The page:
Two films — one a big budget Hollywood production with a massive marketing campaign, one an indie making its way around smaller theaters. One movie stars some of the most recognizable faces in Hollywood, one features that guy who might have been in one of those Hugh Grant movies set in London. Both are designed to scare and thrill, yet both take divergent paths to their gory and nail-biting ends. Well, maybe not biting — just a little nibbling.
Say, weren’t you in ‘Dance with Wolves?’ Hurt and Costner
In the well-publicized thriller Mr. Brooks (), Earl Brooks (Kevin Costner) is the perfect man — so perfect he’s actually the ”Man of the Year.” No way to miss that he’s designed to be a ”good guy.” But the voice in his head, Marshall (William Hurt), just won’t shut up. So Mr. Brooks appeases him by killing meticulously stalked victims. After this easy set-up, the movie quickly enters a predictable pattern that moves at a glacial pace: Brooks tries to resist his urge to kill. Marshall convinces him otherwise. Someone dies.
Brooks is surrounded by a bevy of beautiful women, including his wife Emma (Marg Helgenberger), his daughter Jane (Danielle Panabaker), and persistent police detective Tracy Atwood (Demi Moore). As a torrent of subplots featuring Jane and Atwood start to overwhelm the film, Helgenberger is all but relegated to a caricature of the quiet wife who disappears into the background. Fortunately, Moore kicks enough ass for the rest of the cast. Even though her subplots are mostly extraneous, they provide some adrenalin-producing action in the otherwise psychological thriller.
Costner actually does a fair job at making Brooks a relatable serial killer. However, while the tender family scenes humanize him, the interactions with his dark side, coolly portrayed by Hurt, are the movie’s downfall. Costner and Hurt’s conversations, unheard by any one else, are plagued by synchronized movements and laughter designed to remind us that they are really one person. Enough already — we get it.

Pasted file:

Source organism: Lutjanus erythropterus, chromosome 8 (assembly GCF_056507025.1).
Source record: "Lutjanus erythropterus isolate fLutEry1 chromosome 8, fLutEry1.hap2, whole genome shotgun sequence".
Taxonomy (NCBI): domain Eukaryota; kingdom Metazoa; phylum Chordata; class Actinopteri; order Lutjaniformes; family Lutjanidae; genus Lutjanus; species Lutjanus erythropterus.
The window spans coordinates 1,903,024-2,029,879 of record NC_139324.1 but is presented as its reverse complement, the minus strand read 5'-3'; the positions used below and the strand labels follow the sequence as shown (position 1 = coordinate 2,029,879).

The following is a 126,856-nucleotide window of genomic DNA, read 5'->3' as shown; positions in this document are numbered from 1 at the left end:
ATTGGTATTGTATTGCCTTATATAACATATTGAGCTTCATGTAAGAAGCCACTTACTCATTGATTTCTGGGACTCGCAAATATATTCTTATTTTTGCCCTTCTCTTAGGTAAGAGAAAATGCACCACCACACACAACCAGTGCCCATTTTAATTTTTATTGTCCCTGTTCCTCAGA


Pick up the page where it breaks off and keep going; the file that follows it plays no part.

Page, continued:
Inevitably, Brooks gets sloppy and starts to lose control over his own life. Likewise, burdened with too many storylines, the film itself loses control over its direction. Ultimately, the multitude of plot threads are tied up neatly with a bow, but a clever twist does no good if the audience is asleep.
In the final moments, the movie dares to defy convention and has the potential to make the audience leave the theater saying, ”Wow.” Sadly, the cheap exit is taken, which tees up the sequel should Mr. Brooks prove to be a success.
In contrast to how seriously Mr. Brooks takes itself, the less publicized Severance () is about as irreverent as a slasher flick could possibly be. After all, you have to give props to a movie that names its characters ”Flamethrower Killer,” ”Head-squish Killer,” and ”Headbutt Killer.”
Take the cast of The Office — the British version — and imagine them on a corporate retreat in Hungary with a psycho killer on the loose. The actual characters are less important than their stereotypes — the jerk, the hottie, the nerd, the slacker, the kiss-ass, the boss. Brilliantly, each dies as foreshadowed by their most notable trait. For example, the jerk insists during an argument that a decapitated head can live long enough to look back and see the body. Let’s just say that he’s proven right.
Every stereotype of a horror film is here, but not as you would imagine them. Just when you tense up thinking you think you know what’s about to happen, the opposite occurs. Warning: Don’t relax.
Severance is one of those ridiculously plotted movies designed to both amuse and sicken. It succeeds. Because it doesn’t take itself seriously, from the self-aware stereotypes to the soundtrack, it repeatedly encourages us to laugh. But laugh while you can, because you’re going to be cringing in a minute. These days, it takes a lot to shock movie audiences who have seen just about every way possible to kill, dismember or maim. Severance finds a couple new ways to push that envelope.
Mr. Brooks and Severance are both thrillers that — at times — thrill. Mr. Brooks might take the more intellectual approach to serial killings, but sometimes all we really need is a good mindless release from a day at the office.